That was said to me by some of my players last session.
Maybe not verbatim but definitely that meaning. They were done doing stuff and were ready for whatever I had in store.
This really disheartened me. And in some ways it confused me.
During my last post I talked about how they finished the first quest and they were free to roam the Koronus Expanse. And I was really excited about this because it means I didn’t have to railroad them. I didn’t have to explicitly control what they do.
I wanted them to feel slightly underpowered in the beginning. I gave each of them a boon (kinda like a wish) and they each got some totally bitching archeotech (analogous to magical items) equipment. So now they are powerful, they are much richer, with a spaceship that they had to work together to protect.
It also meant that I could slow down the missions and take more time to write them since my players have the option of fucking off around the Koronus Expanse. I prepared a lot of star systems to explore so that there were real things they could encounter.
I wrote missions and populated a job board for them with options. Quests they could take to represent people coming to the party and looking for explorers to hire.
I prepared a lot for the first session of freedom in the Expanse. We sat down and I presented them with their badass equipment. I was eager to see what they wanted to do. After most of an hour they all sort of just looked at me.
“We’re ready for whatever.”
You can do whatever you want? I’m taking my hands of the wheel for the first time. Does no one have anything they want to do? I think in the moment my façade broke and my exasperation showed. Not a single player in seven had something they wanted to pursue. The players talk a lot but I was hoping this was the moment that character building moments and events could take place.
After I prompted them they finally decided on a mission. But I’ve been thinking about that moment all week.
Maybe the issue is that the world is too big? The ‘blue sky’ problem definitely comes up. When someone comes up to you and says, “You can do whatever you want!” you get far more intimidated and stumped than when someone says, “Choose A or B.”
A bit of it must be that the people aren’t familiar with the Universe. And there isn’t shit I can do about that. The lore is all available but I’m not going to demand that they read it all.
Also the fact that its a sci-fi universe is more difficult as well. Dungeons and Dragons should just be called “Familiar and Safe Tolkien Fantasy Tropes.” Its way easier to function in DnD campaign because its much smaller in scope. A sci fi universe typically involves spaceships and galaxies. You don’t have magic to rely on, you have to get clever with your thinking and how you use technology.
Part of the opening missions was teaching them about the various things that can be done. How to information gather, negotiate, evaluate stuff. I was hoping that would carry over but maybe they thought the only reason we were doing this was for a specific events. I suppose I can still be explicit about what needs to be done but I want to put currency back in the players hands by pitting them against interesting challenges. If I write the challenge and then prompt them on how to beat it its less satisfying for them.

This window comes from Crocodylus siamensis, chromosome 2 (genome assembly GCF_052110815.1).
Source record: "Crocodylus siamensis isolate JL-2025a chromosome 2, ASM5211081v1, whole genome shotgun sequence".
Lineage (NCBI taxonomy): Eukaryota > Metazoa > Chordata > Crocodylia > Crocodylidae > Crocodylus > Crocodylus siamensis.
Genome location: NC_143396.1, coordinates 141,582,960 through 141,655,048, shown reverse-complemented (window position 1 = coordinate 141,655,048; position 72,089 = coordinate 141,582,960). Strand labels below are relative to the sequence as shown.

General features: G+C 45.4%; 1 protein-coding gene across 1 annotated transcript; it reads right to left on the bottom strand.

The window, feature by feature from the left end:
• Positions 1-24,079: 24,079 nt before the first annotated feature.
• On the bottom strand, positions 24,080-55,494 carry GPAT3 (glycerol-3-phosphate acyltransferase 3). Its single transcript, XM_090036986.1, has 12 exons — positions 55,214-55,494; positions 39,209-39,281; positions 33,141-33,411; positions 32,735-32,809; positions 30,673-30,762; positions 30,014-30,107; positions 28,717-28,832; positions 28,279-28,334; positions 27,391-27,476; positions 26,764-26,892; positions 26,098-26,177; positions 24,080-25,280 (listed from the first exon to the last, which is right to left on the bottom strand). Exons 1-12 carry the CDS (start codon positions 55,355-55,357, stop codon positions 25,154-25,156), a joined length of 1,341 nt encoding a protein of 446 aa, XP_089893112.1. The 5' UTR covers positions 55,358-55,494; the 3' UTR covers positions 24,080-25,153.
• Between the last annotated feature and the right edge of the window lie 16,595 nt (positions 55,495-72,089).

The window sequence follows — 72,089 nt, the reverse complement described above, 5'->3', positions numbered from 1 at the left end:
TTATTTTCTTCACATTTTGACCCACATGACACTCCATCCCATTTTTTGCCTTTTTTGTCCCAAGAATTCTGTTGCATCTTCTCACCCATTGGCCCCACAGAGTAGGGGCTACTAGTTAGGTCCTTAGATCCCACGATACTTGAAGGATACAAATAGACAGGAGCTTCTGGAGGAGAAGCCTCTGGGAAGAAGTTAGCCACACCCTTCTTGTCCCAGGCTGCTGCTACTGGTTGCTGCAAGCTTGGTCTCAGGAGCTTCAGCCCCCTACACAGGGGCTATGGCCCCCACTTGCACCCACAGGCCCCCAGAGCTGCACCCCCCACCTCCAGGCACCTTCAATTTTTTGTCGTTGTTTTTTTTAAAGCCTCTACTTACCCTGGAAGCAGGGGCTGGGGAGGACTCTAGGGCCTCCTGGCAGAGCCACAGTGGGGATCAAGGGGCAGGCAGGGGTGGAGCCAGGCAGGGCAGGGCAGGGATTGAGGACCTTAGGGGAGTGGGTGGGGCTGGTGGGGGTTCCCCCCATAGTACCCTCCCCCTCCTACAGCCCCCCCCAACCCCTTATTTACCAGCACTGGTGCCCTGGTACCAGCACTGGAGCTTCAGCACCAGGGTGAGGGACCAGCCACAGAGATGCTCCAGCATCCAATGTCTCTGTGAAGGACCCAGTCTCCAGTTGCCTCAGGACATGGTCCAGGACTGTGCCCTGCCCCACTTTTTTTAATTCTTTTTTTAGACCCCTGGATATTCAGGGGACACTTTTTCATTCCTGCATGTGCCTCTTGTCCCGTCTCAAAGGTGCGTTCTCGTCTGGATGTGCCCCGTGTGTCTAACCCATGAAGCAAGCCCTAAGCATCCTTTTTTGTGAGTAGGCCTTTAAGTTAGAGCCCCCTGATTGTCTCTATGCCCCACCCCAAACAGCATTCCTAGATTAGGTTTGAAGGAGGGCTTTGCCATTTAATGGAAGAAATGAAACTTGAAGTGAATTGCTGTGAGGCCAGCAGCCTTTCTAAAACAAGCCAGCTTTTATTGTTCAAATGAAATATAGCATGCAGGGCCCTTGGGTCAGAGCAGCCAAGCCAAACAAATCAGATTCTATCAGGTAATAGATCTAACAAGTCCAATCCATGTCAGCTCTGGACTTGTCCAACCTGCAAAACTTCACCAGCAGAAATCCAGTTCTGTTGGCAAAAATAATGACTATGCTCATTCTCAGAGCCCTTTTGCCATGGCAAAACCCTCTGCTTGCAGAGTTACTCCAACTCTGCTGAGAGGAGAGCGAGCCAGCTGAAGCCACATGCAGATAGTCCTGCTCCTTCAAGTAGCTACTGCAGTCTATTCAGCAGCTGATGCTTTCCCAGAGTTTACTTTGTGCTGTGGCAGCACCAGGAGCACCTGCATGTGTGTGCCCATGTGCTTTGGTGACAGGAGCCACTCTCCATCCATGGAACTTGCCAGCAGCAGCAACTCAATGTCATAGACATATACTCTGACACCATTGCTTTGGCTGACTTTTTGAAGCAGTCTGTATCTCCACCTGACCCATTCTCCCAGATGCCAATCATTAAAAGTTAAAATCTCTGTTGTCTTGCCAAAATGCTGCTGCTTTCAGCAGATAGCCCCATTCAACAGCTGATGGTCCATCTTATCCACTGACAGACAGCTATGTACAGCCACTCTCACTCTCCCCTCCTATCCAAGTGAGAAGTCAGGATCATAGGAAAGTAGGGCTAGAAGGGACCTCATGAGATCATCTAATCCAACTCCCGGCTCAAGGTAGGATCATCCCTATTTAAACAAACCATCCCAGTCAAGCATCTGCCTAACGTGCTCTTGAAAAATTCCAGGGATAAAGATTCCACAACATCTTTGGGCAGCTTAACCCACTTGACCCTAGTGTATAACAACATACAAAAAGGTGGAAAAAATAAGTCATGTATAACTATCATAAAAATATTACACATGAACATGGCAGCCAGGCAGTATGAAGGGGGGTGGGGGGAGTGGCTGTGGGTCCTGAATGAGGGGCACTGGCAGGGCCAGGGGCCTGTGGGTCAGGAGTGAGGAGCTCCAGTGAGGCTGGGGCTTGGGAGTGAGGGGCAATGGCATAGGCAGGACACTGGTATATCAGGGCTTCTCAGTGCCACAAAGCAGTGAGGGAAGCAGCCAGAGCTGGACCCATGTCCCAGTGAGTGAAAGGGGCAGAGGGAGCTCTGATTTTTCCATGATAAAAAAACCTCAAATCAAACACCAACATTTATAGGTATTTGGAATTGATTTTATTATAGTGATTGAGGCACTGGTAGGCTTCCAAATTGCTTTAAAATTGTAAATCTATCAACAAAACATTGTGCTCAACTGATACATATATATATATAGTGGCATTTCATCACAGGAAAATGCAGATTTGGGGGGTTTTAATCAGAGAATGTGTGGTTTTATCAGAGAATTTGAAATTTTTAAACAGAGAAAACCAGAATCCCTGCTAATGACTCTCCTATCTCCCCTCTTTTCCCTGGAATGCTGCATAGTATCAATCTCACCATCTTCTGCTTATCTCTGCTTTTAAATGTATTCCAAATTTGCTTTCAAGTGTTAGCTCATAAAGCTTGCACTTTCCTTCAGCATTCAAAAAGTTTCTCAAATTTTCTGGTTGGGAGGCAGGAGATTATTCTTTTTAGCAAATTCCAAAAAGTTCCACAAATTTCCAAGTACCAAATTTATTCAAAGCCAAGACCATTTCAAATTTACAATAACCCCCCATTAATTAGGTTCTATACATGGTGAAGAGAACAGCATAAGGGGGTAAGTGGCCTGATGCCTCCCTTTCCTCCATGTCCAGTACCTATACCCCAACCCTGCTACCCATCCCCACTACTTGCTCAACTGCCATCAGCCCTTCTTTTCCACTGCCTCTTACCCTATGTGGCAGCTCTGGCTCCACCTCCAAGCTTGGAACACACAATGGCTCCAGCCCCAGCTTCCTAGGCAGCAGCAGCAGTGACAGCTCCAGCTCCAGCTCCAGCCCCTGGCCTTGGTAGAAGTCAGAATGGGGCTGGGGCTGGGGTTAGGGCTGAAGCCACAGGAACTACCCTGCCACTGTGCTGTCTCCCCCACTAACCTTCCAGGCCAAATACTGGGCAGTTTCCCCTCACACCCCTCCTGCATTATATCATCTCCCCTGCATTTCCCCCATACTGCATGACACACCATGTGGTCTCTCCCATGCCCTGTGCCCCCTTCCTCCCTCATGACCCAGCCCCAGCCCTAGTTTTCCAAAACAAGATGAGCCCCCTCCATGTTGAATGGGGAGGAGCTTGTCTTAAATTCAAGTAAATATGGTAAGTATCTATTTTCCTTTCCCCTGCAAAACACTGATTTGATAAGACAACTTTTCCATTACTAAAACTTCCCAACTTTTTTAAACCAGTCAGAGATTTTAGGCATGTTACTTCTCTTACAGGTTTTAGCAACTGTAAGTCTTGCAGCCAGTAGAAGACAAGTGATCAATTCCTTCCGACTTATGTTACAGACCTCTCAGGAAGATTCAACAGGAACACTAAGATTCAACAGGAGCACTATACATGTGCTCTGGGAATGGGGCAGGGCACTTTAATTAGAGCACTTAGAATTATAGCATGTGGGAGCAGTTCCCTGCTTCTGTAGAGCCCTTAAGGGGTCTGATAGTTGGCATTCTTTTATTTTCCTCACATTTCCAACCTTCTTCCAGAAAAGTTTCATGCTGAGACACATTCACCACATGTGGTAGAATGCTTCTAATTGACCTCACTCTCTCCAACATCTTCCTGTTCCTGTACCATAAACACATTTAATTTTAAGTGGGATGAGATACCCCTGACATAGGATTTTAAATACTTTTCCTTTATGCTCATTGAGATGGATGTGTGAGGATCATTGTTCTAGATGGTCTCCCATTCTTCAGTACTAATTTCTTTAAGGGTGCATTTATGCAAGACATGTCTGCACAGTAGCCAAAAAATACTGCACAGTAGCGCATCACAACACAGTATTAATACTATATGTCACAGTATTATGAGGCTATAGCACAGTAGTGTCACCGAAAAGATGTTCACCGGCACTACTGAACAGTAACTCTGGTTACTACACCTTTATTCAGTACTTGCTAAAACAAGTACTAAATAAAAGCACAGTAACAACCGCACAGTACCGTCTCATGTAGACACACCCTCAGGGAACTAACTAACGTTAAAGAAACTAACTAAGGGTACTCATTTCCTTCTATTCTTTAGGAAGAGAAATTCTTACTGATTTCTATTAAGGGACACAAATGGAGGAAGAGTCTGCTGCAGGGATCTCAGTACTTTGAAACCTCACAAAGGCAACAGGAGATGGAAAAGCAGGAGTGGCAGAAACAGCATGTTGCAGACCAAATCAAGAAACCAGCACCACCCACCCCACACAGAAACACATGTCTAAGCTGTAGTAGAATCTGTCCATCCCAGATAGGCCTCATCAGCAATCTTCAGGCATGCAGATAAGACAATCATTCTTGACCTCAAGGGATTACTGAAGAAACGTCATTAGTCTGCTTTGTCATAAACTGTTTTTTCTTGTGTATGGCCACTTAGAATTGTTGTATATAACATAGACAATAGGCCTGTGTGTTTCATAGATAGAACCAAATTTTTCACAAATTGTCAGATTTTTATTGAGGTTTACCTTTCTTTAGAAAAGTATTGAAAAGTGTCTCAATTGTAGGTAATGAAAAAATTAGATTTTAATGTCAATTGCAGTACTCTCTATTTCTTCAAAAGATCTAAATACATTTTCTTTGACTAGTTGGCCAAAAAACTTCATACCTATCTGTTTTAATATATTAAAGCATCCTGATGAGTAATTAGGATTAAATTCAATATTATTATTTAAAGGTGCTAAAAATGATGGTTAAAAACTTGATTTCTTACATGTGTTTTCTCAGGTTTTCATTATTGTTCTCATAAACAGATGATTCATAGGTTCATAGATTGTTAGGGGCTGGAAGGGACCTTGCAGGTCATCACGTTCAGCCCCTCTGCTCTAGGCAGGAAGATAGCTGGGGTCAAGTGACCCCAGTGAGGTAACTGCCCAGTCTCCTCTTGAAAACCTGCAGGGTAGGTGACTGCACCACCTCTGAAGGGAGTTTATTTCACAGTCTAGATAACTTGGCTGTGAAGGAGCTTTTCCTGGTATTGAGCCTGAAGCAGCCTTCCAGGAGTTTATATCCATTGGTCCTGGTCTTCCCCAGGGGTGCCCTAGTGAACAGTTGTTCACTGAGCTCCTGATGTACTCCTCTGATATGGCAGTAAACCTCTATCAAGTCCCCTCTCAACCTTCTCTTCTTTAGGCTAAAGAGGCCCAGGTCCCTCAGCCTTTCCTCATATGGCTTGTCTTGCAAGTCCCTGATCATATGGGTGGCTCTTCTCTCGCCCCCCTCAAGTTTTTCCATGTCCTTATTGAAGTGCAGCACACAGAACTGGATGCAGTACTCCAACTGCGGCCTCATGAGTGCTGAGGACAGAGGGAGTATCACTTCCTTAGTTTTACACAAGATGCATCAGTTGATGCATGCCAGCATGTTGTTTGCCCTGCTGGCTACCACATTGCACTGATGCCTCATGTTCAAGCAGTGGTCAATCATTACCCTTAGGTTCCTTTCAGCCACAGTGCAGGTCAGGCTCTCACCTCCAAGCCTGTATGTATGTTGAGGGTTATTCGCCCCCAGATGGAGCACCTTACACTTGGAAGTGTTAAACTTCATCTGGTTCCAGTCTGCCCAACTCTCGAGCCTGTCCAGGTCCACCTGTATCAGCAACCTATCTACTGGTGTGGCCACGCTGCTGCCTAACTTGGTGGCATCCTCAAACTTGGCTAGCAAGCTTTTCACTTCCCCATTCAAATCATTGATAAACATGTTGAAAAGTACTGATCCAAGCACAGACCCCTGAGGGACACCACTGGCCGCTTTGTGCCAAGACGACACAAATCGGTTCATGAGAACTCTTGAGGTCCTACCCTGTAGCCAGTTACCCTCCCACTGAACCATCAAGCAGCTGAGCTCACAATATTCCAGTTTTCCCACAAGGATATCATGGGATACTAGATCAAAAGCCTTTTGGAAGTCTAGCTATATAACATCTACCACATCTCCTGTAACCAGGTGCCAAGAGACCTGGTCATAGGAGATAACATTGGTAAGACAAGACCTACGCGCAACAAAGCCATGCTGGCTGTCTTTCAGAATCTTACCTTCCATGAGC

I think in my effort to teach everyone first and let them free second I’ve accidentally set up a standard of “you don’t need to do anything because its all preordained.”
On another level I think that some of the players aren’t really fully invested. No one asked me to run a campaign because they wanted one. I decided to run one and asked who wanted to play. And that distinction is important.
Ellis is going to run a Dungeons and Dragons 5.0 campaign and some players seem to be much more excited. They are really diving into the rule books and looking at how their character is going to develop. This is a campaign that people asked Ellis to do, so they are far more excited.
This isn’t a bad thing but I think my Rogue Trader campaign isn’t necessarily a huge deal. Saturdays (when we play) isn’t necessarily “we play Rogue Trader on Saturdays” as much as it is “we all hang out on Saturday and play Rogue Trader.” It seems the same when its written but the difference is that for some of my players they don’t care if we play or not. Hanging out is what we do on Saturdays. They don’t look forward to playing Rogue Trader, they look forward to hanging out.
Hell, one of my players brought board games to play when he came to session on Saturday “in case we didn’t play.”
In the end we have fun and that’s what I prioritize. I have fun and I think most of my players do. Their personal engagement might not align with mine but in a group of seven players its probably hard for all of them to be on the same page. Writing for Rogue Trader has been a fun and unique challenge. Learning to manage my players and expectations will just be a new challenge.
And don’t get me wrong, some of my players get really invested in certain scenarios and that’s so much fun for me to write for. Its a mixed bag but hopefully with time everything will be sculpted into a deep, rich campaign.
I just wasn’t ready for, “We’re done. We’re ready for whatever…”